Bill Maher recent welcomed the somewhat-far-from-non-unknown actor Waldo Williams to a heated debate.
Williams was to serve as a leading character in a patronizing, sub-Richard Gere, thinly-veiled political advocacy movie from Hollywood, entitled:
Spiritual Xinjiang: The Steppe Fox Howls.
But after a few day of filming this sanctimonious puff-piece about this majority-Muslim area of the People’s Republic of China, Williams said:
This is one opportunity for shameless self-promotion and self-enhancement of one’s ethical credentials and charisma that any actor with the slightest concern for his public image will be deeply honoured to renounce.
So please remember this, whenever you write this up in the media. I don’t want anyone to distort my highly principled and ethical act of artistically dispassionate detachment.
However, a large number of frustrated university undergraduates have threatened to bring down the entire educational systems of several countries, in order to hold Williams to account, and to shout over the top of the people they are silencing “speak up for those who can’t speak for themselves.”
Finding a good opportunity to derail the Xinjiang to dwell on his past “glories” as an entirely disinterested and objective Tibet advocate, Williams told Maher:
I mean, I thought these guys were genuinely spiritual, you know like His Holiness. But all I saw were stern, pompous, miserable clerics wandering around in funny hats, and lecturing people on what to do. Absolutely NOTHING LIKE HH! You know, I think these people should learn from the Tibetans, or maybe, you know, the Episcopalians…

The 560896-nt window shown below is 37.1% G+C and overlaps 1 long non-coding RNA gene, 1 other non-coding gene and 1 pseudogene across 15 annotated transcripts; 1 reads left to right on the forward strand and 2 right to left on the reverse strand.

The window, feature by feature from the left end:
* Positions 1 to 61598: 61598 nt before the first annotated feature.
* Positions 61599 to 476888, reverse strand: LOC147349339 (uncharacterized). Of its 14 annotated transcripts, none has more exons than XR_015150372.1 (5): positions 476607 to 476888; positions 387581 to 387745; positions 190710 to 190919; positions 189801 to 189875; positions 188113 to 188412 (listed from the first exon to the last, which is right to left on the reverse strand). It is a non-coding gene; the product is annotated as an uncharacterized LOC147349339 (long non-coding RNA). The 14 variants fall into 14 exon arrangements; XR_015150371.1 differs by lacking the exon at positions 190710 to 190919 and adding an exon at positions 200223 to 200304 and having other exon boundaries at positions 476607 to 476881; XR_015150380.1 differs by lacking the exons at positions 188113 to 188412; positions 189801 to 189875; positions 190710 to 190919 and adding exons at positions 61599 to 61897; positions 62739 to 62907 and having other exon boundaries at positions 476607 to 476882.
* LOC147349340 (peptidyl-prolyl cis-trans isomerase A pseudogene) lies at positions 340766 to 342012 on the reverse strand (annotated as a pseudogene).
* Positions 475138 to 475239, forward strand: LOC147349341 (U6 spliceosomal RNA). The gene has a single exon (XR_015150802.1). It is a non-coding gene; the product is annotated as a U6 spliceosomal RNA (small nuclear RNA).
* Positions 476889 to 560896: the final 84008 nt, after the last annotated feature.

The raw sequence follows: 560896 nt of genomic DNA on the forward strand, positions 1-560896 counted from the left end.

Or maybe even pre-Vatican II Catholics and fundamentalist evangelicals, at a push!
Notable Japanese nationalist Otakuno Akihabara sneered in response:
People wandering around in funny hats and lecturing people? Oh, c’mon! You have got to be kidding me! Have you ever actually been to Tibet? That’s what those backward, ignorant savages do all the time!
No, of course, I haven’t been to Tibet! Are you kidding me? Why the hell would I want to do that! I mean, it’s like, 10 000 feet up there or something! My ass would just freeze to death in all that snow! They’d have to get a stunt artist to impersonate me, and make a nice long spiel on how much I actually give two flying, freaking, crapola-poppalongs about all those random, vaguely oppressed foreign folk that I’ve never met, and in all probability, never will!
Bill Maher interceded:
Look, Otakuno, don’t tar all Tibetans with the same brush. I mean, maybe just focus on the moderate ones, not the fundies. I mean, Tibetan Buddhism just can’t be as monolithic as you are saying it is, right?
There is no such thing as a moderate Tibetan! By definition! It’s the so-called “moderates” who make it easy for the outright fanatical extremists.
At this, Bill Maher threw up his hands in despair.
You know what? That’s the most simplistic, sweeping argument I’ve ever had in my life. I’m about done with you folks! I mean, I would never dream of saying anything like that! I mean, not once! Not ever!
The debate has not been well received by…
Well, by pretty much anyone.
So, it turns out that partisan POV-pushing on the Tibet and Xinjiang issue doesn’t really do anyone any favors.
But maybe that idea is too radical for not a few individuals in prominent European and North American countries.
So, could it actually be that hardcore radicalism is never quite so radical as it seems?!